Ravel wrote the concerto for a pianist who lost his right hand in World War I. It's a moody work; a lonely piece fitting the loneliness of Orchestra Hall; the loneliness of Detroit. The pianist Collard was alone with his left hand. During pauses in his play, while the orchestra put forth trumpet-blares of melancholy, his right hand touched the tiring left, as if to rub it, or in sympathy. Then the left went back at it. All focus in the hall was on that hand.

It's a difficult piece-- and Collard nailed it! His performance was painful and triumphant, full of accuracy, stamina, power, and tremendous emotion. The notes were light and then dynamically strong as the orchestra's accompaniment welled and Collard's hand shook-- that left hand pounded the final notes. Echoed feeling: the aftermath of war is imbued in the piece. In 2008, very appropriate.

As the last note drifted away; as Collard's perspiring face turned toward the audience: ovation after ovation.

When Collard stood, the conductor made a point of shaking the man's left hand, then raising it.

During intermission I strolled through the lobby. Murmurs of amazement around me. How could this be topped? Next up: the Fantastic Symphony.

With the piano and pianist gone, we watched the conductor, Charles Dutoit; dark-haired, chin up, chest out. The baton raised. . . .

The symphony began slowly. I noticed the Detroit Symphony Orchestra's two acknowledged stars, Concertmaster and First Violinist Emmanuelle Boisvert, at the front toward the left, and First Cellist Robert DeMaine toward the right. If this were a football team, they would be the team's Pro Bowlers. Blond-haired and beautiful, Boisvert carries herself like a star and plays with more intensity than the other string people, always on the edge of her chair. As high-strung as her violin. DeMaine on the other hand, young and squat, is more relaxed, but plays with no less power. Noticeable beneath his black suitcoat are the arms of a bodybuilder, creating sound that, with Orchestra Hall's fabulous acoustics, reaches out to a listener even at the uppermost spot.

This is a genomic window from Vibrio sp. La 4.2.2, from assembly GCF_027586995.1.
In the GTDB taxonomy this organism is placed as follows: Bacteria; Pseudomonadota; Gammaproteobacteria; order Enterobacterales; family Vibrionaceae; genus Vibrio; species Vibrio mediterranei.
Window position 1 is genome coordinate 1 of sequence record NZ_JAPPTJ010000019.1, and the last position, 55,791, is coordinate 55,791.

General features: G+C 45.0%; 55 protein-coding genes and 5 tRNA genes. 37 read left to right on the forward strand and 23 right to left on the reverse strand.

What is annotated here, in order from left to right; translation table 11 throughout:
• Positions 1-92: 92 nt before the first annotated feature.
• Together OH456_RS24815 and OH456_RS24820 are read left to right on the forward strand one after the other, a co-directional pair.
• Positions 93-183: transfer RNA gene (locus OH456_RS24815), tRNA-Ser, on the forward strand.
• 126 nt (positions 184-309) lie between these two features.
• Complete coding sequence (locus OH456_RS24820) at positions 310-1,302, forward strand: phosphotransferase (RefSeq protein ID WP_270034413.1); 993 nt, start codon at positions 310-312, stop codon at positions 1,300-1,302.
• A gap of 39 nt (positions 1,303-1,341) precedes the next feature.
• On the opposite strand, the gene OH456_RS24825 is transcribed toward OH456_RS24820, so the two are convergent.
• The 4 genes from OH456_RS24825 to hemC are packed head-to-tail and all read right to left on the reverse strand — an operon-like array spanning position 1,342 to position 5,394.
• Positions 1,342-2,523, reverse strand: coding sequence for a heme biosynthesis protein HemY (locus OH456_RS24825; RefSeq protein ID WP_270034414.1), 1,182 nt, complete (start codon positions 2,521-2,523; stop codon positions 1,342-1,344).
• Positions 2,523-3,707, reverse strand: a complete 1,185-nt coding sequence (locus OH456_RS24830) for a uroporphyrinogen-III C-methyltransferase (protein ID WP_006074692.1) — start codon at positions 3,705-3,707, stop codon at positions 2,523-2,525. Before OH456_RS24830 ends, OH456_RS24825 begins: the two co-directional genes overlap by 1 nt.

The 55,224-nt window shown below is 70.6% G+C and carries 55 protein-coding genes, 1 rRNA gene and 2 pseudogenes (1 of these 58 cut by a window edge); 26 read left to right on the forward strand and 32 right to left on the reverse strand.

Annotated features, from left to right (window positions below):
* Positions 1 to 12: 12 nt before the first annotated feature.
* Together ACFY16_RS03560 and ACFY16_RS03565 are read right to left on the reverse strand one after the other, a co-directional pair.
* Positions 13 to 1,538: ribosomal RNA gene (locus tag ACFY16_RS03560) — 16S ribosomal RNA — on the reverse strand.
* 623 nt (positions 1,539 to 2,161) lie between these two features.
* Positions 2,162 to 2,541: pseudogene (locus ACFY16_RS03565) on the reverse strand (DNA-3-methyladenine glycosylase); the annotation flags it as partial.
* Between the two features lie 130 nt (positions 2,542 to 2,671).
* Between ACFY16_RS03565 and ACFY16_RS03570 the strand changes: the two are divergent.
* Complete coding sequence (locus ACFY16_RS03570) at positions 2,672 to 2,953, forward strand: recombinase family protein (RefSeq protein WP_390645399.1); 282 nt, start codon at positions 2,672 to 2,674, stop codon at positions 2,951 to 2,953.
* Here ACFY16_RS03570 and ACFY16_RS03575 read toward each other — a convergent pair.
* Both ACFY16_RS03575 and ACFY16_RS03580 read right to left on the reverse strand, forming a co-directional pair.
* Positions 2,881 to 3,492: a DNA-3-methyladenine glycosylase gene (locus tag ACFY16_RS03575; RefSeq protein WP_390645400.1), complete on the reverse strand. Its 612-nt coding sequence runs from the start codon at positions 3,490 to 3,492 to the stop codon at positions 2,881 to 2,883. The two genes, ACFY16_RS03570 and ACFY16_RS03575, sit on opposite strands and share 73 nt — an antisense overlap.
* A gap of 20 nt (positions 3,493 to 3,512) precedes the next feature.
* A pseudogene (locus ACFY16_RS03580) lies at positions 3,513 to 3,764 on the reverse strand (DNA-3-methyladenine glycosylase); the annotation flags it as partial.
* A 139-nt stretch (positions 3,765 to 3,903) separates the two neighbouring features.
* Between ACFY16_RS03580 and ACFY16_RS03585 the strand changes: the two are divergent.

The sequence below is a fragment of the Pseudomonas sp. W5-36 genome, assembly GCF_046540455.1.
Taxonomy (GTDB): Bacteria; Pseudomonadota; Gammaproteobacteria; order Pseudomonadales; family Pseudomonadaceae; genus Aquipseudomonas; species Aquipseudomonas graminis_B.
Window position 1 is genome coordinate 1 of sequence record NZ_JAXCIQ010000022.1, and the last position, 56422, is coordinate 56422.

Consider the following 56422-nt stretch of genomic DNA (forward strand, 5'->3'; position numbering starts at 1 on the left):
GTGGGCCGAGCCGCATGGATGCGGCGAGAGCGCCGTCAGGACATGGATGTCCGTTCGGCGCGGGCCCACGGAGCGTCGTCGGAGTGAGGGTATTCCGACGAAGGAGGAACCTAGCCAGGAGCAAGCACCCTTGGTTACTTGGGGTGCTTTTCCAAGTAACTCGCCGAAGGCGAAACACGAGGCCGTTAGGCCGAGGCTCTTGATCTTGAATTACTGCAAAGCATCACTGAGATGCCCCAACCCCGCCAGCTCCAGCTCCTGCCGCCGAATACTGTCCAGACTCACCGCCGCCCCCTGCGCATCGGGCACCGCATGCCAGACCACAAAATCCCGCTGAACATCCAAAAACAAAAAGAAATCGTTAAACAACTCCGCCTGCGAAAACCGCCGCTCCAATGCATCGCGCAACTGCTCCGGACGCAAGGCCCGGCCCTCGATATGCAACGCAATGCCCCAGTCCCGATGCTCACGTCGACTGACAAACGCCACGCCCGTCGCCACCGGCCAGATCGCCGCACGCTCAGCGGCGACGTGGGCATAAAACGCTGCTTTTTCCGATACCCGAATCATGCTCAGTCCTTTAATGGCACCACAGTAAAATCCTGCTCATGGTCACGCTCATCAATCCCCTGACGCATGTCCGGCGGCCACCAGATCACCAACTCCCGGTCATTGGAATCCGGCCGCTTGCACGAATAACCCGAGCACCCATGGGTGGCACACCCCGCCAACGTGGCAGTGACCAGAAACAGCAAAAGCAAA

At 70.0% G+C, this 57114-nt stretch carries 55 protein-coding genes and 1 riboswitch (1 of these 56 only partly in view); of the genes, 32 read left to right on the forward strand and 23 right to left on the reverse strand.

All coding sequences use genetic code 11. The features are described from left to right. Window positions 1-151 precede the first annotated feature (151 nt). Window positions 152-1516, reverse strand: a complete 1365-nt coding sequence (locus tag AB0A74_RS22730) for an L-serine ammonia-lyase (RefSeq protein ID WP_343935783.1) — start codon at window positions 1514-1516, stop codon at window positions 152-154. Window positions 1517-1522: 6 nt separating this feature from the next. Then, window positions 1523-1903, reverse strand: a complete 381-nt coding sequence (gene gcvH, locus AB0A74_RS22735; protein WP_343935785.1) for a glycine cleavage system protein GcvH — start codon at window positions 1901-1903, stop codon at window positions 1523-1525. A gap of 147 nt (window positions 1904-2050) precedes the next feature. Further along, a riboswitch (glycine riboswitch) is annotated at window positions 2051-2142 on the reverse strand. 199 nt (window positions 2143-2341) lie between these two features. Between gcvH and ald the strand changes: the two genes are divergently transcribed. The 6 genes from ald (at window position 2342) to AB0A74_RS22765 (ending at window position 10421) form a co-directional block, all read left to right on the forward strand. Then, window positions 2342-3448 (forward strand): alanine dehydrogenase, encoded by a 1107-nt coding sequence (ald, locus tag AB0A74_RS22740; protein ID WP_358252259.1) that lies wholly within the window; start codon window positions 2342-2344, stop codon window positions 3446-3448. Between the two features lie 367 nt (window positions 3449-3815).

From above I saw how the DSO works as a team; Boisvert with her players on one side; DeMaine with his on the other, like opposing lines. Toward the rear, the assorted winds, oboes and the like; backed by an occasionally used brass section, and behind everyone, the timpani player, standing in back of an array of round drums in his jacket and tie like a waiter parked behind empty tables, waiting patiently and stupidly for-- something. Why is he waiting?

At the center of the activity moved Dutoit, the coach and quarterback, directing without a score, pointing this way and that, creating sounds with his fingertips, gesturing angrily then happily, driving the players on toward greater feats as the sound of the music increased.

The first movements of Symphonie Fantastique lull the listener. It's beautiful music. The audience becomes lost in its beauty, including from magical harps coming to the listener in a line of direct clarity. All has merely set the stage for the dramatic final act. Transcendently dramatic.

Sudden bells ring out; then: sharp drums. The timpani man is playing frantically, not alone but with fellows beside him, creating in the hall an alive, thundering sound. The entire symphony has joined in, surrounding them gloriously. Charles Dutoit meanwhile is like a man insane, jumping about the podium, stance like a fencer, sawing with his baton, prodding the team on, and on, compelling more intensity-- demanding it-- facing first on one side then the other, to DeMaine then Boisvert then back again. What sound! Tremendous sound.

It's wonderful music, bouncing and vibrant, a truly fantastic piece. I wondered why the audience wasn't dancing from their seats. THIS is what I came for, what everyone came for. People smiled. The machine that is the orchestra was itself insane, panoplies of instruments moving at once in a vision of clashing armies. Under the mad conductor's demands, playing at absolute peak.

The conductor's baton hovered over the symphony; sudden echoes; the baton still; silence; the musical experience complete.

"BRAVO!" a big-voiced man in one of the boxes yelled immediately. Everyone stood. Released enthusiasm. Endless ovations. The conductor genius faced the audience and bowed his head ever slightly.

I left the warm glow of Orchestra Hall and was back walking swiftly in the cold through Detroit's dark and moody streets.